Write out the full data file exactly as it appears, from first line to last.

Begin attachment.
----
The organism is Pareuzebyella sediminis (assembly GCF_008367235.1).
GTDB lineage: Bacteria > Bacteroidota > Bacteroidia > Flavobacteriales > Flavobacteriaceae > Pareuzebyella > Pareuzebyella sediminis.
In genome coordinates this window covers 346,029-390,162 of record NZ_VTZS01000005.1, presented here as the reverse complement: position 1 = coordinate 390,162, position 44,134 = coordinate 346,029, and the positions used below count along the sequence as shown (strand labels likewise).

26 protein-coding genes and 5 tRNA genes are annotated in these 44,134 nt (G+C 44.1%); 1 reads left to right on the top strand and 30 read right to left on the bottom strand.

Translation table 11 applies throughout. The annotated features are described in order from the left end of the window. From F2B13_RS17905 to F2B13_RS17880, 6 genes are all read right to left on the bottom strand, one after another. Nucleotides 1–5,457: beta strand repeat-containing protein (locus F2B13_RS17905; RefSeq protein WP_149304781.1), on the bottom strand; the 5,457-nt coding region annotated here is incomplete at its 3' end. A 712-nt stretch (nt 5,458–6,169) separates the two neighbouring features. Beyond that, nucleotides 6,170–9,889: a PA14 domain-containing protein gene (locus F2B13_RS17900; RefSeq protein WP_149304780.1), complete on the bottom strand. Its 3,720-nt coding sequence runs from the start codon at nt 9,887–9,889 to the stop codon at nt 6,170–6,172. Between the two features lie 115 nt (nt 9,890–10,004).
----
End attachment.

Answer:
The organism is Pareuzebyella sediminis (assembly GCF_008367235.1).
GTDB lineage: Bacteria > Bacteroidota > Bacteroidia > Flavobacteriales > Flavobacteriaceae > Pareuzebyella > Pareuzebyella sediminis.
In genome coordinates this window covers 346,029-390,162 of record NZ_VTZS01000005.1, presented here as the reverse complement: position 1 = coordinate 390,162, position 44,134 = coordinate 346,029, and the positions used below count along the sequence as shown (strand labels likewise).

26 protein-coding genes and 5 tRNA genes are annotated in these 44,134 nt (G+C 44.1%); 1 reads left to right on the top strand and 30 read right to left on the bottom strand.

Translation table 11 applies throughout. The annotated features are described in order from the left end of the window. From F2B13_RS17905 to F2B13_RS17880, 6 genes are all read right to left on the bottom strand, one after another. Nucleotides 1–5,457: beta strand repeat-containing protein (locus F2B13_RS17905; RefSeq protein WP_149304781.1), on the bottom strand; the 5,457-nt coding region annotated here is incomplete at its 3' end. A 712-nt stretch (nt 5,458–6,169) separates the two neighbouring features. Beyond that, nucleotides 6,170–9,889: a PA14 domain-containing protein gene (locus F2B13_RS17900; RefSeq protein WP_149304780.1), complete on the bottom strand. Its 3,720-nt coding sequence runs from the start codon at nt 9,887–9,889 to the stop codon at nt 6,170–6,172. Between the two features lie 115 nt (nt 9,890–10,004).